Edem: I happen to be a member of the sponsorship committee in MUSIGA. I must admit piracy and the fight to protect intellectual property is going to involve more than just MUSIGA. A concerted effort from the government and all other stake holders will be of great essence. I must say Obour of MUSIGA and the entire team is doing tremendously well.
Ms. Uduak: Being a music entrepreneur yourself, what are the five things you believe an artist needs to be a successful music entrepreneur?
Edem: Wow this is a tough one . . .
- I believe good music to start with. So your product can speak for itself because the musical seasons unfold in a funny way, you must be able to think on your feet and make difficult but smart decisions;
- Taking time to build a brand that will stand the test of time when your music is absent;
- Constant learning and adaptation to changing trends;
- Keeping an eye on the industry across the board; and
- A dedicated team, no matter how small, plays a major role too.
Ms. Uduak: One of the biggest things I get, till today, is questions from artists about how they can sign to a record label. I have discussed that in the past on AML. However, since we are focused on Ghana, explain to us how Ghana’s record labels work for AML Ghanaian artists hoping to get signed to these labels?
Edem: Sad to say, but to be blatantly honest I am yet to see a fully-fledged record label. What we actually have is recording studios putting out records, music groups, artists and managers trying to push music to areas where structures are more organised. Distribution is minimal, most artist self-manage or spearhead their own agenda.
Ms. Uduak: How about music publishing? Can you share brief insight on performance rights organizations, royalty payment structure and music publishing, in general, in Ghana?
Edem: Everything that is rightly done elsewhere is absent in the world of Ghana music. There are no recognized publishing companies, if there are any I don’t know, then there is the creation of awareness. Most artists are signed to companies in South Africa and the diaspora where our Music is not yet dominant
Ms. Uduak: As you know, much of an artist’s life is spent touring, especially in Africa. Tell us about some of your most successful tours and what it takes to put on successful music tours in a place like Ghana?
Edem: My first album saw me get on the road to play in all major cities and towns in Ghana, and performances in Togo. The release of ‘Mass Production’ (album) has seen this same major road shows and extended to South Africa which I just got back from.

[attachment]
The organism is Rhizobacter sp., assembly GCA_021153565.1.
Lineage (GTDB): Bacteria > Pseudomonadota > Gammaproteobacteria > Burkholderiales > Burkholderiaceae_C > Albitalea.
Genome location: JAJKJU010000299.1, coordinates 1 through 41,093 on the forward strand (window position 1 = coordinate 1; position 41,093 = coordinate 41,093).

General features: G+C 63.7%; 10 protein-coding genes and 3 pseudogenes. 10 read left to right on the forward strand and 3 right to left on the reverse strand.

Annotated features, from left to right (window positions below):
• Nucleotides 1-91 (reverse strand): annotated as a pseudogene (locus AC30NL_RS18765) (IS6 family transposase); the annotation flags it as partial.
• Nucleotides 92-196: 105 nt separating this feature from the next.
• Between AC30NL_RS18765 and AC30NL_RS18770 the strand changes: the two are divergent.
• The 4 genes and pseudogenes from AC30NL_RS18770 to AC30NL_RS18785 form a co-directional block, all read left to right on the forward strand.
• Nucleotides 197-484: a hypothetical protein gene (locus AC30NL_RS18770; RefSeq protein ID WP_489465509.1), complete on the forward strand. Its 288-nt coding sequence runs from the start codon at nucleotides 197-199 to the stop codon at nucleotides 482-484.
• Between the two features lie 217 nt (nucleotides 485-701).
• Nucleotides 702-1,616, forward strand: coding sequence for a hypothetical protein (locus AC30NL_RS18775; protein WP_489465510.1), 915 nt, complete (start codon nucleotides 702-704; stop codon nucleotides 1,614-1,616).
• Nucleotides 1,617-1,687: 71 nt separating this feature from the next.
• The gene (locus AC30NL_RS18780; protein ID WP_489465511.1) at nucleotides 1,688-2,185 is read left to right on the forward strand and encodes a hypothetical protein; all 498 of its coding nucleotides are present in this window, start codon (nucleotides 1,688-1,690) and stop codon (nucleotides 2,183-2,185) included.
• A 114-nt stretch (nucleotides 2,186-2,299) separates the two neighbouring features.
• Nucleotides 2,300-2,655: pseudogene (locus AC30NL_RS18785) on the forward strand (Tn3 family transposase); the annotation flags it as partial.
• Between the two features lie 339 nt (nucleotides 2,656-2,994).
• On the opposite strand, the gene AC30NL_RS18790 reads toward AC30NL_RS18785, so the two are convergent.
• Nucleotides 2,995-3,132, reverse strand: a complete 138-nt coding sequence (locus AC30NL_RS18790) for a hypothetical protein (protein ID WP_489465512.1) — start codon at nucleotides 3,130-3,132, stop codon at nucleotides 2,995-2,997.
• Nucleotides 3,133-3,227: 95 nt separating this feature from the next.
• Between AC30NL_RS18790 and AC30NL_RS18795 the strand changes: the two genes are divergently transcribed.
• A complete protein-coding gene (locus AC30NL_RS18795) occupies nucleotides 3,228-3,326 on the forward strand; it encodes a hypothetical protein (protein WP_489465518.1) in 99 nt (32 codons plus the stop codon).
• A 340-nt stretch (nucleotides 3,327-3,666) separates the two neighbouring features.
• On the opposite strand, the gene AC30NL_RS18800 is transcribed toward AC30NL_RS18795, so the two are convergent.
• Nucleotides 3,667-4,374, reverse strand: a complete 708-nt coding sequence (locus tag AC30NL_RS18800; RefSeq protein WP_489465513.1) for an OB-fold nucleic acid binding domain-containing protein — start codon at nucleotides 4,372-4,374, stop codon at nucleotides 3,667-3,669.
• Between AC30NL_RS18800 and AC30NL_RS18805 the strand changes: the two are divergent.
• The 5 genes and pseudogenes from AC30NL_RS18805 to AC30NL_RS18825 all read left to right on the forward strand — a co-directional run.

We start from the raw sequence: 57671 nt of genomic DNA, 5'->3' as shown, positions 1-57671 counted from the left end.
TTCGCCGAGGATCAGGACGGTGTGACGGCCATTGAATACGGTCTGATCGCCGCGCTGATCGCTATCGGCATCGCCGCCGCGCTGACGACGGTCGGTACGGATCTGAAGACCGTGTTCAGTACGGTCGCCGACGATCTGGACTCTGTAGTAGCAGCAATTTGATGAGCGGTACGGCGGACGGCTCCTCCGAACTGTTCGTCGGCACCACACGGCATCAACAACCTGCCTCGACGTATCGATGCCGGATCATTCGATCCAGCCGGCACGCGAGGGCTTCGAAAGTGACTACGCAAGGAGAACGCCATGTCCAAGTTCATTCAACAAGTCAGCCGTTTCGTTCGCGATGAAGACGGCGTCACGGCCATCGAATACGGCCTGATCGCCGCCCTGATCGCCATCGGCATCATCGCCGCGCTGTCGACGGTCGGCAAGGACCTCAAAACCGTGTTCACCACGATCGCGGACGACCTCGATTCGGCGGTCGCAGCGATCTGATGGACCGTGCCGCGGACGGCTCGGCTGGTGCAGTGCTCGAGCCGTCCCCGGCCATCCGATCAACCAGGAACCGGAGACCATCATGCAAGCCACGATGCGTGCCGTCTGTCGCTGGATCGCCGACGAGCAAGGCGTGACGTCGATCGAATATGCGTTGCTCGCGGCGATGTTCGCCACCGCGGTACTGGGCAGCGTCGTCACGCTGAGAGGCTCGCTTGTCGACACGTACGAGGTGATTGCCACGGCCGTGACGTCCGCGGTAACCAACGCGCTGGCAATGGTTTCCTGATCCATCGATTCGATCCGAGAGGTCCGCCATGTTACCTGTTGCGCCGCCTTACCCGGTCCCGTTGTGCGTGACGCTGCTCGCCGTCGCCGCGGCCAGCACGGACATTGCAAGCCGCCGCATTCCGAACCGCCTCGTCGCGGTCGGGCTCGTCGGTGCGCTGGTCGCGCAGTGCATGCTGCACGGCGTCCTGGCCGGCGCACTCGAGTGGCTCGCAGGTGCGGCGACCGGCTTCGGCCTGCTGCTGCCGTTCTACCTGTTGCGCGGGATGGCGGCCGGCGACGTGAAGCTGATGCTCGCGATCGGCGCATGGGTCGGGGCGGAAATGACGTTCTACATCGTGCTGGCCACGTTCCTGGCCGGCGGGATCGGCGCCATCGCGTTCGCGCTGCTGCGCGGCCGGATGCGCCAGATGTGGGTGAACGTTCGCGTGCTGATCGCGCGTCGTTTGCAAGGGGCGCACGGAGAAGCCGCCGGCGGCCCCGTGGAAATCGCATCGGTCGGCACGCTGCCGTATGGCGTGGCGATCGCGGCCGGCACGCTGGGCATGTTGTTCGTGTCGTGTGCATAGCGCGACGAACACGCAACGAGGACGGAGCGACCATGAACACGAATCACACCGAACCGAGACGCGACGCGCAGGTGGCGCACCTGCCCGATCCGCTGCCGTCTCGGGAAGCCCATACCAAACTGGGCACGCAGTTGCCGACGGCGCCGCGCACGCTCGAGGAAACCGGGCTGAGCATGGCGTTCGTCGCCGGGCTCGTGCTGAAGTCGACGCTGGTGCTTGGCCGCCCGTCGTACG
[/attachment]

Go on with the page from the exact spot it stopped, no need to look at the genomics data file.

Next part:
Ms. Uduak: What do you believe is the future of Ghana and African music in general?
Edem: Extremely bright. I have high hopes. With the sudden crossover of African artists in collaborating with foreign acts, believe the continent is becoming smaller but Ghana obviously has a lot to learn from our brothers, from Nigeria and South Africa.
Ms. Uduak: Publicity and promotion, as you know, is equally important in the life of an artist. Where did you learn to publicize yourself the way you have?
Edem: I learnt a lot when I was being managed by the last two music groups. I must say studying marketing in school has given me a different perception on branding,promotion,target marketing, and I try to adopt all things and put into practice.
Ms. Uduak: With your talent, publicity and push, do you think you will be nominated at the 2013 BET Awards event next year?
Edem:Yes yes yes. I have a strong conviction. I can confidently say in Ghana, ‘Mass Production’ has kicked bums than any other album released within its time frame.
Ms. Uduak: We could have a very long and fun conversation on merchandising, your endorsement deals and so much more. But, I want to stop here. I will have to invite you again. Thank you so much for the time and sorryit took this long to finally make this happen!
Edem: Thank you . . . I hope it is sooner this time (Laughs).
Ms. Uduak: (Have mercy on me nau!)(Laughs) Actually, one last question. What are the projects you are working on?
Edem: I released ‘Warrior for Peace’ for the election. I have a new video coming up entitled ‘Heyba.’ I am in the studio recording my new album and recording with Naija/Ghana born Odeshi and working with various artists on the continent which will be disclosed in future.